The following difficulty must be addressed: from this statement of R’Yehoshua it is evident that even he agrees that repentance is a prerequisite for redemption. Yet the Gemara draws a parallel between R’Yehoshua’s view an that of Shmuel, who maintains that redemption can occur even without repentance.
Maharsha resolves this difficulty by asserting that even according to Shmuel some measure of repentance is required. Shmuel’s words (it is enough for the mourner etc.”) mean that it is sufficient of the Jewish people to repent as a result of their mourning – i.e. in order to escape a king’s harsh decrees. Hashem can “force” this type of repentance by creating conditions n which the people will realize that they have no other option. It is possible therefore for Hashem to engineer such repentance at a given date as part of a preordained redemptive process. This is in contrast ot the opinion of Rav and Reliezer which maintains that since the necessary repentance must be self-motivated, Hashem cannot “force” it to occur at a pre-ordained date (Maharsha). [Rashi does not necessarily disagree with Maharsha’s approach. Although Rashi wrote that according to Shmuel the people will be redeemed even without repentance, he possibly means that if the people have not yet repented of their own accord, Hashem will set the redemptive process – including “forced” repentance – into motion].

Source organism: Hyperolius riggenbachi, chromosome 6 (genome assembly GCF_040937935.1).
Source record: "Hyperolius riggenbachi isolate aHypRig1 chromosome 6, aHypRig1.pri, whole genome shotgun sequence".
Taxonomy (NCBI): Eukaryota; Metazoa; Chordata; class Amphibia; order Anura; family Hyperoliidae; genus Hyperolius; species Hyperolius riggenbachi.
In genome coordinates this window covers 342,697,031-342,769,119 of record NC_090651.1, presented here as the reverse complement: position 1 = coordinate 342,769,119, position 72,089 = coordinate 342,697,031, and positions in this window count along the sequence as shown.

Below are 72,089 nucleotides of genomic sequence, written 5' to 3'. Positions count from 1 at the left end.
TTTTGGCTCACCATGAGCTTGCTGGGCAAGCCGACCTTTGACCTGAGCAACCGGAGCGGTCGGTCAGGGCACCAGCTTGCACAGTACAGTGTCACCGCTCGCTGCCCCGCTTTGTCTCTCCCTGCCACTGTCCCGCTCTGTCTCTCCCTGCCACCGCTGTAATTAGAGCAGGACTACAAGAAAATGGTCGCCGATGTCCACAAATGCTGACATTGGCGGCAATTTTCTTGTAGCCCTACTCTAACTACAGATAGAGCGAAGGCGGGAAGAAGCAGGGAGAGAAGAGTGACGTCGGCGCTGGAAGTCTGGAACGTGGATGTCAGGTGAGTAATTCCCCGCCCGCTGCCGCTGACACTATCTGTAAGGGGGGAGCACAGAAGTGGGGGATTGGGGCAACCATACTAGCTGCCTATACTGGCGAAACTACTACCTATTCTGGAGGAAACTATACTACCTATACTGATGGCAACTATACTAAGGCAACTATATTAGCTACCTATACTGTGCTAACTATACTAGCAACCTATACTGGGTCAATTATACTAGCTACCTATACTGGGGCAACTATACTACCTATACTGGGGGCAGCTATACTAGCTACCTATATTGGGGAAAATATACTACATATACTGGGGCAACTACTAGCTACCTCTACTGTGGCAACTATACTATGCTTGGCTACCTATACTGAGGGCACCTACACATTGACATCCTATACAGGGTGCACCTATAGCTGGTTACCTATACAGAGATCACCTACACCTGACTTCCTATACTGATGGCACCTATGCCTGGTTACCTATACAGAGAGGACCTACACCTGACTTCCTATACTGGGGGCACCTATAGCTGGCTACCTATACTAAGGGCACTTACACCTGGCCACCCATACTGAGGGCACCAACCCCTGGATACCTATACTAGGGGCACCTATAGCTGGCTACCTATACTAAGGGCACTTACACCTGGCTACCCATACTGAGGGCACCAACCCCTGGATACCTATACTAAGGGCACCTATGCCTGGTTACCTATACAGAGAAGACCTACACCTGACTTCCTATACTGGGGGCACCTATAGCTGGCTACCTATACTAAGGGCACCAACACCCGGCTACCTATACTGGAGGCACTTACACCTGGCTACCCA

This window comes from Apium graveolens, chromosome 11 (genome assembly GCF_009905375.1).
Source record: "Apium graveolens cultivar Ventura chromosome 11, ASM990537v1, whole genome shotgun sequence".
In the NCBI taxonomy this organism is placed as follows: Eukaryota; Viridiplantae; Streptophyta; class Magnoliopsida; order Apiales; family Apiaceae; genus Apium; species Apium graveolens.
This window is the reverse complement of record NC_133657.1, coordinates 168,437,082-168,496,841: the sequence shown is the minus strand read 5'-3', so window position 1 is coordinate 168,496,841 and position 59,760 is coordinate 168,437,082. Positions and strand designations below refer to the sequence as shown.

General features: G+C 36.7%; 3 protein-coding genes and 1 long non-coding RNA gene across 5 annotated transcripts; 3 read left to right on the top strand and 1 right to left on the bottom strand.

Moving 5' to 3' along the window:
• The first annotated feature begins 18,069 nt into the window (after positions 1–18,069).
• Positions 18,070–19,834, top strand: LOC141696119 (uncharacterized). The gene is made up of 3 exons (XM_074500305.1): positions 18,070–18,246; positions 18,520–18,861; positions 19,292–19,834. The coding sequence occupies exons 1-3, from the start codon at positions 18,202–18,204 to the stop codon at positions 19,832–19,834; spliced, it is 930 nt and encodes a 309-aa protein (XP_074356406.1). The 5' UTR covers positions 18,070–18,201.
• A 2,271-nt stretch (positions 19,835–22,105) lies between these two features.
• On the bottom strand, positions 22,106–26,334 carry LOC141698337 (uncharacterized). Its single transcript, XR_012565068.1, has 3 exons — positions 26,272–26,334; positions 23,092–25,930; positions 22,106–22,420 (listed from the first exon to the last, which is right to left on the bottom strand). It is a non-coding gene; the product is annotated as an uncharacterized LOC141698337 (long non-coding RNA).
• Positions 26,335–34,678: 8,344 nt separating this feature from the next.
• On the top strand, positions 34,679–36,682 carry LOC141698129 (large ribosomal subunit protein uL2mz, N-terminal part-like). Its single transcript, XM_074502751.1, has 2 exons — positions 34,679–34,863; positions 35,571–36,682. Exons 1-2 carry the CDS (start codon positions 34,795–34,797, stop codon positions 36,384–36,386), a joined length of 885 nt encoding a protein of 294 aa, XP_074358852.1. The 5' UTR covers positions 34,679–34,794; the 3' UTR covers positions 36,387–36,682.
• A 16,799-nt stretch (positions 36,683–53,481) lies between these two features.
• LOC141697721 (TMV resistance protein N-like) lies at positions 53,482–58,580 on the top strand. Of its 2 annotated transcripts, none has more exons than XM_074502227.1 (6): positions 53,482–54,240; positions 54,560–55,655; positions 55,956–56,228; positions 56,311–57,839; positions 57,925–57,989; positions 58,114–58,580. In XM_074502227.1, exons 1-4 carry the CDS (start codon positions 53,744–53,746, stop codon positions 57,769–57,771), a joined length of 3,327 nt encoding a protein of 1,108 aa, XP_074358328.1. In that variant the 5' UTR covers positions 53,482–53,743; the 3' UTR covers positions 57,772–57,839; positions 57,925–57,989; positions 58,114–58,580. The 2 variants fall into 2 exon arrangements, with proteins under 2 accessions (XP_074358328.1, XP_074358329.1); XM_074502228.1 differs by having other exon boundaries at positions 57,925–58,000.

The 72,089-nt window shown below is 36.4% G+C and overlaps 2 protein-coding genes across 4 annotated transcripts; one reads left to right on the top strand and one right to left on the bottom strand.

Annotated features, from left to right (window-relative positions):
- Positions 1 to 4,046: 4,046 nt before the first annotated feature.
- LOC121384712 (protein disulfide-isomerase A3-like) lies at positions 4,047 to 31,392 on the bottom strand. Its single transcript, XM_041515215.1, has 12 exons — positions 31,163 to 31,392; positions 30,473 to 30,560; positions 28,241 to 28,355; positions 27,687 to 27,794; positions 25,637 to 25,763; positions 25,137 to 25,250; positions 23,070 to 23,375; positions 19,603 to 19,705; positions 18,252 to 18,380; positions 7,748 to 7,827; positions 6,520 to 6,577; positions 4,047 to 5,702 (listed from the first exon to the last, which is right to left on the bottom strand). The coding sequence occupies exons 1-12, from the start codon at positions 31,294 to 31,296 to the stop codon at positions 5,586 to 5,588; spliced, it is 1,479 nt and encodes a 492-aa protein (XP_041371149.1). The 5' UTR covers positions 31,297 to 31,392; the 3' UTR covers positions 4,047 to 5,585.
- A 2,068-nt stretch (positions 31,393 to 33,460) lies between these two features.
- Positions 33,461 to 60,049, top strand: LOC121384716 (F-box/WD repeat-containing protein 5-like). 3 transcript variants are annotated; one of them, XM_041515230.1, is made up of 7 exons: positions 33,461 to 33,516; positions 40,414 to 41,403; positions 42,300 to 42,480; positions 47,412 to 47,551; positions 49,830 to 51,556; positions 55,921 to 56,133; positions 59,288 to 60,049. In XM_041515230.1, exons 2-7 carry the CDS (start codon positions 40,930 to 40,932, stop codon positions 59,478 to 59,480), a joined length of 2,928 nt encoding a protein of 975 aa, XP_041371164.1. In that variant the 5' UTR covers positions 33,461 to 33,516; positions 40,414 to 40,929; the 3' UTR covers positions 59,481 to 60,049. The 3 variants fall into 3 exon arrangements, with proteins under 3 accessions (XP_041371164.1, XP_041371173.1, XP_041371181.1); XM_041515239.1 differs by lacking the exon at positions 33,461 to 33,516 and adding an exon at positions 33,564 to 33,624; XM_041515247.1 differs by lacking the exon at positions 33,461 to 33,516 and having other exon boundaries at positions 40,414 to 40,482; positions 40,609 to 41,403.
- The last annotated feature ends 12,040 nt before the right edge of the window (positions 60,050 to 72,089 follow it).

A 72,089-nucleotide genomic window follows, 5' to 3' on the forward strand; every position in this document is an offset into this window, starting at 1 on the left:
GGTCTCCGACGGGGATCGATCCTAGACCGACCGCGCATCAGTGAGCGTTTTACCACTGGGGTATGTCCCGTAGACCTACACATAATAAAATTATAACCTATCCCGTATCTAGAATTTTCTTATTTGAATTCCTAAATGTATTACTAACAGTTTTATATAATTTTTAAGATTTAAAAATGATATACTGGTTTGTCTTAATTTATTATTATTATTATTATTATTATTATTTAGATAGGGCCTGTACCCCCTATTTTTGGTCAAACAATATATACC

Footnote 54. Malachi 3:7 first the people must turn to Hashem in repentance. Then Hashem will turn to them and redeem them…
Hashem loves us – we are His to have rachamim on. Let us feel His love, that we know He loves us and that we speak to Him and desire to please Him, to serve Him. This brings about humility, a desirable and necessary midda.
Gemara Sanhedrin: Zeiri said in the name of R’Chanina: The son of David will not come until the arrogant are eliminated from Israel, as it is stated: For then I will remove from your midst those who delight in your arrogance, and it is written: I will leave in your midst a humble and forbearing people, and they will take refuge in the Name of Hashem.
The Gemara in Sotah (5a) teaches that arrogance pushes the Shehina away. Therefore, the Shechinah will return to the Jewish people only when arrogant people are no longer among them (Iyun Yaakov; see Maharsha).
Rav Pappa said: If the arrogant disappear the amgushei will disappear. If the judges disappear, the gazirpatei will disappear. The scriptural allusions to these teachings: If the arrogant disappear, the amgushe will disappear as it is written: I will clean away your dross as though with soap, and I will remove all your tin. If the judges disappear, the gazirpatei will disappear, as it is written: Hashem has removed your judgements; He has turned away your enemy.